Takeaways of a 22 Year Old Investor (2018)

Season’s greetings and happy holidays to everyone! It has been awhile since i last posted, and today i am here to wrap up this frenzied year with a few important takeaways that I’ve learned.

What a horrid and traumatic second half of 2018 it has been. When the bull market raged on in the early half of this year, i had plenty of doubts and my intuition was screaming at me to sell for a small profit. However, greed and complacency restrained my hands.

With that said, that essentially caused me to currently be sitting on a – 6% portfolio loss.

Current Holdings:

11

For me, 2018 was a huge portfolio transformation. I sold and added many different counters, and these 7 (excluding Singapore Savings Bonds) are what i am left with. Singtel and City Developments Limited were impulse buys, are my current biggest losers, and are also my biggest regrets hahaha, you’ll understand why in my next few paragraphs.

Takeaway #1 – Research before Action 

Common sense yes? But easier said then done. When i first started out investing, i was scrupulous and fastidious in my research, be it qualitative or quantitative. Naturally, as time went on, i got lazier in my homework and occasionally i’ll find myself making purchase actions on a counter i had not even done much research on, just because i told myself  “Oh Blue Chip safe la, can invest. Now price not bad.”  or “Property has always been a solid investment, let’s just invest now.”. You see, even though my S.O.P and rule has always been research first no matter what, i still managed to break this golden rule and this has costed me. When i bought into Singtel, i did not bother to do research, else i would have found out that TPG’s entry was impending, consumer business was dropping, and that Telcos were about to enter into dangerous waters. Similarly, had i done prior research before buying into CDL, i would have realized that the property market was slowing down and speculations about new measures were ubiquitous.

For 2019, i will unmistakably be sticking to my S.O.P and Golden Rule, so as not to embarrass and bring myself unnecessary losses yet again.

Takeaway #2 – Diversification

Only in recent months have i realised the ultimate importance of diversification. When the markets dived badly in recent months, my reits suffered terribly. Thankfully, i had a little cushioning in the form of ST Engineering and Raffles Medical, different industries. Just imagine if i had invested purely for dividends and thrown all my money into Reits and Trusts, i cannot imagine the damage.

For 2019, i will aim to further diversify myself. I agree that i am still too skewered towards REITs at the moment, and i’ll change that if the opportunity arises. My sights are locked on DBS , UOB, and Venture. I’ll continue keeping a close watch on the market and these counters.

Takeaway #3 – Averaging Down

I used to think that averaging down was an idea not worth entertaining. To me, there were only two steps. Buy at a certain price, and sell when the time is right. Nonetheless, when i bought CDL, the property cooling measures kicked in the week after, and CDL skydived.  I panicked at first, and was devastated with my poor choice of action. After some cogitation, i entertained the idea of averaging down and bought CDL once again, albeit at a smaller quantity. Although the price now is still below the two instances where i bought CDL, there was a period where it went above and i witnessed first hand how averaging down can reduce your losses / increase your profits.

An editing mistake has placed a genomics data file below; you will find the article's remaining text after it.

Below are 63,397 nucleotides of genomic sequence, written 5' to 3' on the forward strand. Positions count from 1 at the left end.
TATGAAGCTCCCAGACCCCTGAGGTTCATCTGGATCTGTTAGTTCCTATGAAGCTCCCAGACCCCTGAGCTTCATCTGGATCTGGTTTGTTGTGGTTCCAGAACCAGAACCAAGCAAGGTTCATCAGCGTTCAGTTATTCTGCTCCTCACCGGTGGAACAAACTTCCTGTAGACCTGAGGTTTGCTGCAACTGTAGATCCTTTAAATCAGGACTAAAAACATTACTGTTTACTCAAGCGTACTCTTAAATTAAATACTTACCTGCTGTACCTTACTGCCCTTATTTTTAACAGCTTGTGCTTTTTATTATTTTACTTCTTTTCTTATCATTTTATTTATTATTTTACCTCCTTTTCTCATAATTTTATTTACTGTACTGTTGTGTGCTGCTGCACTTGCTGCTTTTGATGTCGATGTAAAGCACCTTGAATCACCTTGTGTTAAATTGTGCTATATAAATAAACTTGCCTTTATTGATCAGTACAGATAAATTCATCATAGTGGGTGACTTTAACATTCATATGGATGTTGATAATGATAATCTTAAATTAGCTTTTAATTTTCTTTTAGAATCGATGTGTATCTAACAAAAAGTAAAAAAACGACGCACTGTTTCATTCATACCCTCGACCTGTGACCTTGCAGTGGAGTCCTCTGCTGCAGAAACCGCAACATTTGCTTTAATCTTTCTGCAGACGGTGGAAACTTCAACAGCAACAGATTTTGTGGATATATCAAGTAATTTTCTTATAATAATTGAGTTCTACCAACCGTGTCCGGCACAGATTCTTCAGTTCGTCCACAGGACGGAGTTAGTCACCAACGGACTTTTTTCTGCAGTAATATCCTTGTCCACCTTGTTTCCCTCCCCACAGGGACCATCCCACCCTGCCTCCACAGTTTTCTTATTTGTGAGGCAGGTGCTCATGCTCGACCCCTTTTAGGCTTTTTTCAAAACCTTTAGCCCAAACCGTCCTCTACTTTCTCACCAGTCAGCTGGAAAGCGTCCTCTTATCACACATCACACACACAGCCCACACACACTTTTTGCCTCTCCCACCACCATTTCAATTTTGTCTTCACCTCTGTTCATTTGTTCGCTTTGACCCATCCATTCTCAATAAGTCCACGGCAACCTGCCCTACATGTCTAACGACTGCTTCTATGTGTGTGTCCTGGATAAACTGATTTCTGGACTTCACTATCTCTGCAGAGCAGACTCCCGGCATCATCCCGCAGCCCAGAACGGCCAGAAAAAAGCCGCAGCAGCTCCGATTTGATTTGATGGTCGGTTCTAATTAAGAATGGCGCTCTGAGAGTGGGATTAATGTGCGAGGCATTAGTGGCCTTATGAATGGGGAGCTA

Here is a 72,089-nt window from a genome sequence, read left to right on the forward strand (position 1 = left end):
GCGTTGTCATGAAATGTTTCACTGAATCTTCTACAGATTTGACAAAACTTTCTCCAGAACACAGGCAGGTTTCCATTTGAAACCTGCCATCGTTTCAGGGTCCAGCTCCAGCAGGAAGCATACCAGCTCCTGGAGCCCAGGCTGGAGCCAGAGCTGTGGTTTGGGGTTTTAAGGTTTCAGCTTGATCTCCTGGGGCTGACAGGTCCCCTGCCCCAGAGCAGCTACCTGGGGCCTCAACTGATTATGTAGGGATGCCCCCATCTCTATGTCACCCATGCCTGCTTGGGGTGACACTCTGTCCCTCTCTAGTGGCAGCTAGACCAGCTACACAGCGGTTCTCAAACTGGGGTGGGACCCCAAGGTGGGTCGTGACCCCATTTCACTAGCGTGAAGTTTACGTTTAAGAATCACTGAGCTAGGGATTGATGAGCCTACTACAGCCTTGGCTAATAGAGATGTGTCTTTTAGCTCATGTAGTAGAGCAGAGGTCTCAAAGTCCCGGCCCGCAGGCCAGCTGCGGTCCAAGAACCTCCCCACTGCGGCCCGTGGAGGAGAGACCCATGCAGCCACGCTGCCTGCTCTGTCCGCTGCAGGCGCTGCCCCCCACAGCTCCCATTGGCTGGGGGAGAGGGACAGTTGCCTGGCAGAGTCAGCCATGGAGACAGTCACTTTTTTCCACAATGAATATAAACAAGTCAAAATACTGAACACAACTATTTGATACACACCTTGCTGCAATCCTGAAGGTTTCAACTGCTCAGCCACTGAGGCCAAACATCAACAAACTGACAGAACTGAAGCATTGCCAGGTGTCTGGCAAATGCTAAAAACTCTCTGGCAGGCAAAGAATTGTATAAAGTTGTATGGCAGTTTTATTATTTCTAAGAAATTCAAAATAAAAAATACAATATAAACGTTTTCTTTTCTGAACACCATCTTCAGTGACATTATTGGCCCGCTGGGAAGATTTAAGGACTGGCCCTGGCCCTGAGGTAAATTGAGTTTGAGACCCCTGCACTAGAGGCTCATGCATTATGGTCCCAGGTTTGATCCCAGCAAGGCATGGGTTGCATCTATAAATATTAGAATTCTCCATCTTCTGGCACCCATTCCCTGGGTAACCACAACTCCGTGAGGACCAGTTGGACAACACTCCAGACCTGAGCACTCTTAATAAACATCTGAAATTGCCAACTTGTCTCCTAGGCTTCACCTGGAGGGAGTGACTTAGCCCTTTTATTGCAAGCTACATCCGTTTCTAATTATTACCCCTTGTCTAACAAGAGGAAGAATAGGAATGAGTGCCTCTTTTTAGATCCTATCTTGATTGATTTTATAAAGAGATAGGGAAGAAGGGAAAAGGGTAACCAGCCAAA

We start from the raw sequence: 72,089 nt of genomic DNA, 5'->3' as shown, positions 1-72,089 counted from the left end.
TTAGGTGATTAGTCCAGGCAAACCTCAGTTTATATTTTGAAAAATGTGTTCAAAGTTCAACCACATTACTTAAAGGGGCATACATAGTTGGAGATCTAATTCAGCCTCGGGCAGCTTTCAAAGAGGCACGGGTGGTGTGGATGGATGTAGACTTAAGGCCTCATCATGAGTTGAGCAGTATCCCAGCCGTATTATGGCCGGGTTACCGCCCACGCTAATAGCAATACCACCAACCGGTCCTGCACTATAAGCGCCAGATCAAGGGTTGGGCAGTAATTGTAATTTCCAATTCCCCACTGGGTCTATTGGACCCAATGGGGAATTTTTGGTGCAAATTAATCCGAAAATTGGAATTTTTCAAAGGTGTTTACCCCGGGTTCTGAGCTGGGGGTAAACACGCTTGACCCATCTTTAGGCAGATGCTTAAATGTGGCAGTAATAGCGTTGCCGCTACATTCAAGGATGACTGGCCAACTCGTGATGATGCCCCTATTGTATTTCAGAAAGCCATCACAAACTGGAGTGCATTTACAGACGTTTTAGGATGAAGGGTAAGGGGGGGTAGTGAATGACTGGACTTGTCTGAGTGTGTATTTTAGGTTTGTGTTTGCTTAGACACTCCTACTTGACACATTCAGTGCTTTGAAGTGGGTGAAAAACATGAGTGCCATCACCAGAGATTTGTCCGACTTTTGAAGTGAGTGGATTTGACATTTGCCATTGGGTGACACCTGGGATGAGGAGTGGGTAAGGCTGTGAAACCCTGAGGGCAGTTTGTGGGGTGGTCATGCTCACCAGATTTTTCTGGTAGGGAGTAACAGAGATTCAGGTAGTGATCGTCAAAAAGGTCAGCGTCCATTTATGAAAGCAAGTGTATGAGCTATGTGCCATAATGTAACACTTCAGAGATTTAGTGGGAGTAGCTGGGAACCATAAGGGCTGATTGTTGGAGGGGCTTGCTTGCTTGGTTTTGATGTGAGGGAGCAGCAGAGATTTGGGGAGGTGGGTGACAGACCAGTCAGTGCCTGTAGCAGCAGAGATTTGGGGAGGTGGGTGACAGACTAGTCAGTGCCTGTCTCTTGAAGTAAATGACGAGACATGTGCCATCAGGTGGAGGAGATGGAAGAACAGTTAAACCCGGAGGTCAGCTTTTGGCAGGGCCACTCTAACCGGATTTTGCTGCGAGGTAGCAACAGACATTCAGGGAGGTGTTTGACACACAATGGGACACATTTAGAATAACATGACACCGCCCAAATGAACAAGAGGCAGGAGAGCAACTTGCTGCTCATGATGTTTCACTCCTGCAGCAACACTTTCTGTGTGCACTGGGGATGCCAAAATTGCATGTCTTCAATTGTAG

For 2019, i will not shy away from the idea of averaging down. If the time and price is right, i will definitely buy again into the same counter to average down my price or increase my possible profits.

Thoughts about 2019

With heavy losses in my portfolio, increased expenditure due to university, and a gloomy outlook for 2019, I march into the new year with a plenitude of pecuniary concerns.

The critical importance of saving money has been imbued and drilled into me from a very young age, and i am eternally grateful to my parents for that. Financial literacy is imperative in our current economy, especially in Singapore. With no breadwinner in my family, i am relieved that i possess a small cushion of emergency funds should i ever need it, and i owe this all my years of savings and making wise financial choices.

I do not expect a smooth sailing 2019, and as a matter of fact i do expect dark clouds for the early half of 2019. Nevertheless, i am optimistic about the economy and markets for the latter half of next year, and will continue striving and endeavoring.

As my previous student has already finished her PSLE, i currently do not have any tutees and will therefore have to look for another prospective student to fund my daily expenditure in university.

Conclusion

I wish everyone here a hopeful and blessed 2019, we are all in this together. If you’re ever feeling down and out, just remember that you are not alone and what goes down, must come up 🙂

P.S: Does anyone have a good savings account with better interest rates to recommend? I’m currently a 22 year old university student with no monthly income.

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7 thoughts on “Takeaways of a 22 Year Old Investor (2018)

  1. Hi theheartlandboy, during my time in university, I used CIMB’s fastsaver account which gave an interest rate of 1% per annum.
    Not amazing but no salary credit or credit card spending is required.

    Like

  2. try singapore saving bonds? can redeem (cash out within a month’s time). if you time properly, redeem at last few working days, you will get the cash out in 2nd working day of the next month. Also comes with accrued interest.

    Like

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